Purdue Landscape Report: Colorado blue spruce is not native to Indiana (no spruce is!), and it often suffers from environmental stresses such as drought, excessive heat, humidity, and compacted or heavy clay soils—making it an already poor choice for our landscape. If that weren’t enough, it also suffers from needle cast diseases. Needle cast is a generic term that refers to foliar diseases of coniferous plants that result in the defoliation (“casting off”) of needles. Needle casts vary by host, and severity is dependent upon the age of infected needles. Of all the foliar diseases affecting woody landscape plants and shrubs, needle casts are the most serious for the simple reason that coniferous plants do not have the ability to refoliate, or produce a second flush of needles from defoliated stems. Rhizosphaera needle cast is a fungal disease, caused by Rhizosphaera kalkhoffii that attacks the needles of Colorado blue spruce in the spring, as new needles emerge. However, infected needles often don’t show symptoms right away, and may take one to three years to develop. Infected needles later turn purple to brown and fall from the tree prematurely (Fig. 1), leaving the inner portion of the branch bare.

As the disease progresses, severely infected branches die, leaving the tree with a hollow or thin appearance (Fig. 2). The disease usually starts near the base of the tree where humidity levels are the highest, but continues to spread upward. As the disease continues, trees become unsightly and lose their value as a visual screen or privacy fence.

Fig. 2 Disease spreading up blue spruce tree.

Fig. 2. As the disease spreads up the tree, lower branches begin to die.

The Rhizosphaera pathogen sporulates in the spring (Fig. 3), which is the best time to control this disease. The fungal fruiting structures emerge on these needles and are usually large enough to be visible to the eye, with the fruiting structures appearing as rows of small dots running lengthwise along the white bands of the needles. In severe infections, trees may only have the current year’s needles remaining rather than the 5- to 7-year complement of needles a healthy spruce maintains. Destructive epidemics of needle casts or rusts are not uncommon, and develop under periods of extended leaf wetness. The after-affect of these epidemics can persist for several years. In the urban setting, needle casts are more of an endemic, as most conifers are ill-suited to the Midwest urban environment. Most conifers retain their needles for two to seven years. The length of time that a needle is retained depends on the species of coniferous plant and if the plant has been subjected to stress such as drought, flooding, salt damage, disease, or insect pest. Trees that lack the full complement of needles are stressed or undergoing pest attack. When attempting to determine the cause of needle drop, examine the branch carefully to determine if the problem is normal needle drop, the yearly occurance on normal needle shedding. The newest needles should not be affected and problems should not appear within the last two to three years of growth.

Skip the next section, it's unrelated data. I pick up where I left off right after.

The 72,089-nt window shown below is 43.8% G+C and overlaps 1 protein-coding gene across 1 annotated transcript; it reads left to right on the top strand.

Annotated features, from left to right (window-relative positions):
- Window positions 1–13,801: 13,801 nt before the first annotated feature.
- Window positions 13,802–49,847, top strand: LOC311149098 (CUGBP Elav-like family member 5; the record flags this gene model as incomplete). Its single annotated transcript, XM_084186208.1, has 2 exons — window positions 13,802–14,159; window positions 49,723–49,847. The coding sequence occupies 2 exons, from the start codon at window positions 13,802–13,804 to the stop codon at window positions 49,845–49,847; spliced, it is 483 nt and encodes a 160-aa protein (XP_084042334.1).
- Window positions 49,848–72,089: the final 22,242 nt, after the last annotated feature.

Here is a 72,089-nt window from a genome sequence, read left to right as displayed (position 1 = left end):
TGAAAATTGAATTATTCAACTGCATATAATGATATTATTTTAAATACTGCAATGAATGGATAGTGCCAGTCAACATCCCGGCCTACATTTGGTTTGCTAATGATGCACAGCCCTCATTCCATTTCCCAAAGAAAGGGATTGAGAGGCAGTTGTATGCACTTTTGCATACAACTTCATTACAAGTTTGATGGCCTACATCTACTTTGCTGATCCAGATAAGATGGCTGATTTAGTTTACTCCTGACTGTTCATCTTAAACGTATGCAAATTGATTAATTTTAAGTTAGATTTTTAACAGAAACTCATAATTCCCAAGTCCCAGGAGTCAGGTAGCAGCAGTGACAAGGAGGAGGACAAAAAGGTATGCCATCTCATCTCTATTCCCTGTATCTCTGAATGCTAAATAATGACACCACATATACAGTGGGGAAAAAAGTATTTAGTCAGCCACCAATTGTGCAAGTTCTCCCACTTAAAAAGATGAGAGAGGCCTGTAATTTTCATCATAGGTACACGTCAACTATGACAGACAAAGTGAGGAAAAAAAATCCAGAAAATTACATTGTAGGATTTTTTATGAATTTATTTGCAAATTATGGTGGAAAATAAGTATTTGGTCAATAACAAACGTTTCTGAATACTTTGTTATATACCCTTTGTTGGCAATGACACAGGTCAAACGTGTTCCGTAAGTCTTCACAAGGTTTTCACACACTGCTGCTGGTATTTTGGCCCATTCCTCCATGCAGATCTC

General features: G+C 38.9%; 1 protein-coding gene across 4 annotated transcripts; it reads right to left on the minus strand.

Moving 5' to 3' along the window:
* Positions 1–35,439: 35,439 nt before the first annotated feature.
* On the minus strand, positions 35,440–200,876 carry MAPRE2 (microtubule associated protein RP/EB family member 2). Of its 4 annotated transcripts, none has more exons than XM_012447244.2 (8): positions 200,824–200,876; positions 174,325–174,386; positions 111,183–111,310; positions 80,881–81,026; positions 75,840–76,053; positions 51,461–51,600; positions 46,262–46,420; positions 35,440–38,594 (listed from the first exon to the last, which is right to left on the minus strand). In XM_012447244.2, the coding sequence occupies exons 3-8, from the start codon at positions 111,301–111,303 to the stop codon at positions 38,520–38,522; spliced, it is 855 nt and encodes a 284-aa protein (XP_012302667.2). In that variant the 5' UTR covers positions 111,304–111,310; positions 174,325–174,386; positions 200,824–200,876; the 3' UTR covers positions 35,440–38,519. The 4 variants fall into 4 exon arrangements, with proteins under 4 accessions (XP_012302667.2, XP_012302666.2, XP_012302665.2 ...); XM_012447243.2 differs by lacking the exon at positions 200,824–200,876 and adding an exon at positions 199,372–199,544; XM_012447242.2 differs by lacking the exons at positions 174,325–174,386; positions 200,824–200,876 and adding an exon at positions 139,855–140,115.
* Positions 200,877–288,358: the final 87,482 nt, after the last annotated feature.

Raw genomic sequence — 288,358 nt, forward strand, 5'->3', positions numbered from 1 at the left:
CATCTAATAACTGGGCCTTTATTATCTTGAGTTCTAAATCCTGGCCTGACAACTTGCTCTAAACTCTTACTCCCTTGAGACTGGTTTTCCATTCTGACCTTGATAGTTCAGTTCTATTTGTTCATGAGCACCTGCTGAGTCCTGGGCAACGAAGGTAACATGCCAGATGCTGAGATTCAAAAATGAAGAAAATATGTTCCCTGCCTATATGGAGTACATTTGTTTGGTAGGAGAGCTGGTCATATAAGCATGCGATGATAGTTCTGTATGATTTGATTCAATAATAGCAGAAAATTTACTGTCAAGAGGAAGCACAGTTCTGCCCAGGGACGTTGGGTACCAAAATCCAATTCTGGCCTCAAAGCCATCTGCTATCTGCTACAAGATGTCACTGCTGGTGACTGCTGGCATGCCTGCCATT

Managing Rhizosphaera: there are conifers that are more resistant to Rhizosphaera, and include white spruce (P. glauca) and its variant Black Hills spruce, both of which are intermediate in resistance. Norway spruce (P. abies) is highly resistant to this disease. Some Colorado blue spruce cultivars, like ‘Hoopsii,’ and ‘Fat Albert’ are reportedly more resistant to the disease.

Spectro-90, or copper-based fungicide, can protect new growth and prevent new infections; Concert II, Heritage, Pageant, and Trinity are labeled for use in commercial and residential landscapes, and nurseries, but data regarding their efficacy is lacking for this disease. Daconil Weatherstik is not labeled for blue spruce in the landscape but is still available for use in the nursery and for other landscape diseases.

Fig. 3. Closeup of fruiting bodies. Photo by Paul Bachi, UK.

Fig. 3. Closeup of fruiting bodies. Photo by Paul Bachi, UK.

It is important to protect new growth as it emerges no matter which fungicide you apply; fungicides should be applied when the new needles are half elongated (late April or early May) and again three to four weeks later, possibly with a third application if wet weather or growth persists. Rhizosphaera needle cast may be controlled in one year if fungicides are applied correctly. However, severely infected trees usually require two or more years of fungicideapplications. Even though fungicide application will effectively control this disease, reinfection may occur in subsequent years. Application to large trees requires special equipment to ensure adequate coverage. Read fungicide labels carefully and apply only as directed.

When planting new trees, consider planting Norway or white spruce, which are more resistant to Rhizosphaera. Other spruce, like Serbian, simply haven’t had widespread evaluation in the Midwest, so buyer beware! Properly spacing spruce trees will help reduce disease incidence. Spruce trees grow best in moderately moist, well-drained soils but can be planted in other soils if adequate moisture is available. Avoid heavy clay, as trees planted on these sites often suffer iron, magnesium, and manganese deficiency. Water newly planted trees, and water during drought periods to help maintain tree vigor and minimize stress. Stressed trees should also be mulched and fertilized as needed. Properly prune dead or severely infected branches during dry weather. If trees are severely infected, the lower whorl of branches may also be removed to help increase air circulation.

Article originally published by the Indian Nursery & Landscape Association Magazine, March/April 2018. www.inla1.org

Resources:
Needle cast in Colorado Blue Spruce, Purdue Landscape Report
Blue Spruce Update, Purdue Landscape Report
Why Spruce Trees Lose Their Needles, Purdue Extension